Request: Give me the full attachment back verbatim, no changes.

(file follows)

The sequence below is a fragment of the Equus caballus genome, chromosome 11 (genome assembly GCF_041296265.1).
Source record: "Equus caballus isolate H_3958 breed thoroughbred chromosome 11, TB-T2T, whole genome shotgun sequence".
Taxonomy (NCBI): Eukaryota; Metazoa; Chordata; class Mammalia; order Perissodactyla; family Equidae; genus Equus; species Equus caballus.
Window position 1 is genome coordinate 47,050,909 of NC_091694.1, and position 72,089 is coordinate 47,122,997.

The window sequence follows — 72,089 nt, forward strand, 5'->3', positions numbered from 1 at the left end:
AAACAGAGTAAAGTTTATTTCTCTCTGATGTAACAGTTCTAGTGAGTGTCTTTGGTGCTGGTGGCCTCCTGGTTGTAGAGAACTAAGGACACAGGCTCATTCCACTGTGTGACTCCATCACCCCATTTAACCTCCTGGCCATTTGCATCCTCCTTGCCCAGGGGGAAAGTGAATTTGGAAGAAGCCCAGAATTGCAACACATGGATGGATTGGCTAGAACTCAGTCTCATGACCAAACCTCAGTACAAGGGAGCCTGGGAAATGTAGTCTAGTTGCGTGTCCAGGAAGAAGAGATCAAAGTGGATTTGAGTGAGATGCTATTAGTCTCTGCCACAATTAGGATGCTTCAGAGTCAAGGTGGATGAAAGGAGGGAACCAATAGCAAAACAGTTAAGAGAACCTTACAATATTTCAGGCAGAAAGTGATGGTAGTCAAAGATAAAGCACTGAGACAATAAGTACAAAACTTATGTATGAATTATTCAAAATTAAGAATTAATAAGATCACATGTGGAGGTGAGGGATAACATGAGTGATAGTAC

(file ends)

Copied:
The sequence below is a fragment of the Equus caballus genome, chromosome 11 (genome assembly GCF_041296265.1).
Source record: "Equus caballus isolate H_3958 breed thoroughbred chromosome 11, TB-T2T, whole genome shotgun sequence".
Taxonomy (NCBI): Eukaryota; Metazoa; Chordata; class Mammalia; order Perissodactyla; family Equidae; genus Equus; species Equus caballus.
Window position 1 is genome coordinate 47,050,909 of NC_091694.1, and position 72,089 is coordinate 47,122,997.

The window sequence follows — 72,089 nt, forward strand, 5'->3', positions numbered from 1 at the left end:
AAACAGAGTAAAGTTTATTTCTCTCTGATGTAACAGTTCTAGTGAGTGTCTTTGGTGCTGGTGGCCTCCTGGTTGTAGAGAACTAAGGACACAGGCTCATTCCACTGTGTGACTCCATCACCCCATTTAACCTCCTGGCCATTTGCATCCTCCTTGCCCAGGGGGAAAGTGAATTTGGAAGAAGCCCAGAATTGCAACACATGGATGGATTGGCTAGAACTCAGTCTCATGACCAAACCTCAGTACAAGGGAGCCTGGGAAATGTAGTCTAGTTGCGTGTCCAGGAAGAAGAGATCAAAGTGGATTTGAGTGAGATGCTATTAGTCTCTGCCACAATTAGGATGCTTCAGAGTCAAGGTGGATGAAAGGAGGGAACCAATAGCAAAACAGTTAAGAGAACCTTACAATATTTCAGGCAGAAAGTGATGGTAGTCAAAGATAAAGCACTGAGACAATAAGTACAAAACTTATGTATGAATTATTCAAAATTAAGAATTAATAAGATCACATGTGGAGGTGAGGGATAACATGAGTGATAGTAC